‘The Amazing Spider-Man’ is merely a passable restart to a recognizable franchise
Directed by Marc Webb
Written by James Vanderbilt and Alvin Sargent and Steve Kloves
Here’s a fun game: clear your mind of all memories associated with seeing the Spider-Man trilogy directed by Sam Raimi. How quickly can you do it? Having some trouble wrapping your head around the concept? Who could blame you? It’s only been 5 years since the web-crawling superhero graced the silver screen. Yet already, Columbia Pictures is trying to start anew with The Amazing Spider-Man, a workmanlike but decent reboot that changes a few notes of Peter Parker’s origin story but plays an awfully similar tune.
So, why dip into the Spidey-shaped well so soon after Sam Raimi’s financially successful and somewhat fondly remembered trilogy? Raimi’s series wasn’t without its flaws; specifically, the goofy tone that made the first two films stand out in the superhero genre just about overwhelmed Spider-Man 3. Sadly, any definable, singular tone is absent from The Amazing Spider-Man. With so many superhero films flooding the multiplexes, it becomes more and more vital for those films to have a unique voice. Thankfully, all The Amazing Spider-Man has is an excellent cast, who cover up most of its problems.
Andrew Garfield dons the suit this time, replacing Tobey Maguire as Peter Parker, the awkward New York teenager who gains spider-based superpowers when he’s bit by a radioactive arachnid in a high-tech laboratory. Soon, he’s wearing a red-and-blue suit, fighting criminals under the apt moniker Spider-Man. Of course, with Peter’s great new powers comes…well, a heavy dose of angst. He has to juggle a relationship with the fetching and intelligent Gwen Stacy (Emma Stone); trouble with his surrogate parents, Uncle Ben and Aunt May (Martin Sheen and Sally Field); and a shaky alliance with Dr. Curt Connors (Rhys Ifans), an obsessive scientist who knew Peter’s parents before they mysteriously perished.
Some parts of The Amazing Spider-Man stand out as fresh, simply because they weren’t present in the previous series. For example, Connors, once played by Dylan Baker, has more to do here and Ifans imbues the character with a slightly wounded, soulful air. Ifans has no room to indulge in his playful side but makes Connors’ path to becoming Spider-Man’s first nemesis, the Lizard, feel more natural than the script does. In fact, the whole cast—even Denis Leary, inexplicably cast in a straight-man role as Gwen’s police-captain father—feels right for their roles. The real trouble is the script, by James Vanderbilt, Alvin Sargent, and Steve Kloves, which underserves some of the actors, especially Field. Uncle Ben and Aunt May are so instrumental in defining Peter as a person, in shaping and molding his young mind, so it’s baffling that their roles feel so diminished. Sheen is, typically, a joy to watch, making gold from his meager material, but Field has nothing to do aside from a variation on the concerned housewife and flounders a bit.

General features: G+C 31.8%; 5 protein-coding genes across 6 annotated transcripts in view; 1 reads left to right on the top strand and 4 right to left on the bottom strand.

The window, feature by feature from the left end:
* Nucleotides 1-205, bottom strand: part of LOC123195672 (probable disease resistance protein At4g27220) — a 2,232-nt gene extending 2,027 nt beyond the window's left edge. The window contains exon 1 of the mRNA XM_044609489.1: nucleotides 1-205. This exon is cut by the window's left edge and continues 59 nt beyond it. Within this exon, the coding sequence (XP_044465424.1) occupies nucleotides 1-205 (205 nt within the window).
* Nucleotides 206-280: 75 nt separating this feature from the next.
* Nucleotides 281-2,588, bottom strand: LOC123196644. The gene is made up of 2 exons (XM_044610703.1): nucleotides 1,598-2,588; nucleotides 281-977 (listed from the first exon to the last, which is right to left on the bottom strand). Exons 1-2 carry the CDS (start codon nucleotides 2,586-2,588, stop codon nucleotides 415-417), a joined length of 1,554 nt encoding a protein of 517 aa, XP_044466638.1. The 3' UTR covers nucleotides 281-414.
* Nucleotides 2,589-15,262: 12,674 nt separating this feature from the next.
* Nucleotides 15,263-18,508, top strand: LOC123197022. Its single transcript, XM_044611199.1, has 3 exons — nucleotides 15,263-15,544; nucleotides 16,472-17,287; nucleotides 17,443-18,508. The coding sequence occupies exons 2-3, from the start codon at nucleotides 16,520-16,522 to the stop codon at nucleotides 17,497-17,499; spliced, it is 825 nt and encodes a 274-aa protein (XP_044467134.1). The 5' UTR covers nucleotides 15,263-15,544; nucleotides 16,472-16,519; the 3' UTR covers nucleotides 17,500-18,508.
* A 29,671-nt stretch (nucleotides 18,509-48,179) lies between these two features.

That aside, it’s clear that if anyone makes money from The Amazing Spider-Man, if Sony throws a ticker-tape parade in anyone’s honor, it should be casting director Francine Maisler for seeing the palpable and thrilling chemistry between Andrew Garfield and Emma Stone. Their dialogue doesn’t particularly crackle with wit—the lines aren’t bad, but sparkling banter, it’s not. What does sparkle is their physical connection. Any time they’re on screen together is more exciting than the numerous, serviceable action sequences. Knowing that Garfield and Stone have an off-screen relationship makes perfect sense; they’re clearly giddy at the prospect of sharing scenes. What’s more, while Stone is her usual delightful self, she brings out the best in Garfield. He got to be the humane part of The Social Network, despite feeling like a wet blanket. In The Amazing Spider-Man, there are more than a few moments where you get the sense that Garfield relishes the chance to be the hero.
Casting aside, The Amazing Spider-Man is content to be a safe summer blockbuster. Sure, Sony hiring Marc Webb of (500) Days of Summer to direct the beginning of a potentially long-running superhero franchise sounds crazy. Webb, however, doesn’t feel lost behind the camera so much as unwilling to break any new ground. All he does is rely on the same tricks the majority of action-movie directors employ. Many hand-to-hand combat scenes are replete with choppy editing and fast-moving camerawork that obscures the actual action. The strangest problem, though, is the film’s use of 3D. Unlike most 3D releases, The Amazing Spider-Man wasn’t post-converted; it was filmed using 3D camera rigs. You may be shocked, though, if you act upon your curiosity during some non-action scenes and take off your 3D glasses, to find a perfectly clear, completely un-blurry image. The 3D isn’t detrimental, but never feels vital.
Comparing The Amazing Spider-Man to its predecessors is almost impossible, but the less you think about the Sam Raimi trilogy, the more you may find yourself getting into the groove with this version. Forgetting why you liked or loved the 2000s-era take on Peter Parker may be antithetical to revisiting the beloved web-slinger, but it’s for the best. And as fun as this new film can be, you’re better off saving a few bucks and avoiding the 3D presentation altogether. Anchored by Andrew Garfield and Emma Stone, The Amazing Spider-Man is merely a passable restart to a recognizable franchise.
– Josh Spiegel